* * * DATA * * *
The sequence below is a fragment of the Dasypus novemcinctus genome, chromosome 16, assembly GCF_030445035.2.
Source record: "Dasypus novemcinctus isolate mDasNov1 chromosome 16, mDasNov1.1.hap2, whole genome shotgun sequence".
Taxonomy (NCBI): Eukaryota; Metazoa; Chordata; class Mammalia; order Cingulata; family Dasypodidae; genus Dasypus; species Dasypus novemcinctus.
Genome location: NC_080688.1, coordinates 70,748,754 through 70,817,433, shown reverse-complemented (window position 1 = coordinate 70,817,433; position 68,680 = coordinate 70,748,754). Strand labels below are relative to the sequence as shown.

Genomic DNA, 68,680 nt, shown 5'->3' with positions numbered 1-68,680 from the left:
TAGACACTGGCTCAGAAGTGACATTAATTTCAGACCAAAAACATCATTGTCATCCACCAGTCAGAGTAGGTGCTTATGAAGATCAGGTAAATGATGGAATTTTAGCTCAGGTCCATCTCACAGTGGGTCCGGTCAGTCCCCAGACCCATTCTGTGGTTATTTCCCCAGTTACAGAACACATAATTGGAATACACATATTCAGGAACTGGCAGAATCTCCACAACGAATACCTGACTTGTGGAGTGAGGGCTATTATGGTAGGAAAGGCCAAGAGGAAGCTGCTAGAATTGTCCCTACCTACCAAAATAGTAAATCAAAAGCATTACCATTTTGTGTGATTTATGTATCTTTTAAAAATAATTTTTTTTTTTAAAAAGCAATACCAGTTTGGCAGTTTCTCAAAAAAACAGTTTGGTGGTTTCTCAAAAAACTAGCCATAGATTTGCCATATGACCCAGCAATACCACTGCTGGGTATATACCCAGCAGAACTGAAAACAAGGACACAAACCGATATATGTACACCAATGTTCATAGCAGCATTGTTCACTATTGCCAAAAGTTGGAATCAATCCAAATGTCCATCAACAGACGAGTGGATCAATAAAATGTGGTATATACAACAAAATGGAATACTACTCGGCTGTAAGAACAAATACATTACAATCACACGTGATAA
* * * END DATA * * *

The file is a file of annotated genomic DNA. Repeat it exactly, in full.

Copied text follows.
The sequence below is a fragment of the Dasypus novemcinctus genome, chromosome 16, assembly GCF_030445035.2.
Source record: "Dasypus novemcinctus isolate mDasNov1 chromosome 16, mDasNov1.1.hap2, whole genome shotgun sequence".
Taxonomy (NCBI): Eukaryota; Metazoa; Chordata; class Mammalia; order Cingulata; family Dasypodidae; genus Dasypus; species Dasypus novemcinctus.
Genome location: NC_080688.1, coordinates 70,748,754 through 70,817,433, shown reverse-complemented (window position 1 = coordinate 70,817,433; position 68,680 = coordinate 70,748,754). Strand labels below are relative to the sequence as shown.

Genomic DNA, 68,680 nt, shown 5'->3' with positions numbered 1-68,680 from the left:
TAGACACTGGCTCAGAAGTGACATTAATTTCAGACCAAAAACATCATTGTCATCCACCAGTCAGAGTAGGTGCTTATGAAGATCAGGTAAATGATGGAATTTTAGCTCAGGTCCATCTCACAGTGGGTCCGGTCAGTCCCCAGACCCATTCTGTGGTTATTTCCCCAGTTACAGAACACATAATTGGAATACACATATTCAGGAACTGGCAGAATCTCCACAACGAATACCTGACTTGTGGAGTGAGGGCTATTATGGTAGGAAAGGCCAAGAGGAAGCTGCTAGAATTGTCCCTACCTACCAAAATAGTAAATCAAAAGCATTACCATTTTGTGTGATTTATGTATCTTTTAAAAATAATTTTTTTTTTTAAAAAGCAATACCAGTTTGGCAGTTTCTCAAAAAAACAGTTTGGTGGTTTCTCAAAAAACTAGCCATAGATTTGCCATATGACCCAGCAATACCACTGCTGGGTATATACCCAGCAGAACTGAAAACAAGGACACAAACCGATATATGTACACCAATGTTCATAGCAGCATTGTTCACTATTGCCAAAAGTTGGAATCAATCCAAATGTCCATCAACAGACGAGTGGATCAATAAAATGTGGTATATACAACAAAATGGAATACTACTCGGCTGTAAGAACAAATACATTACAATCACACGTGATAA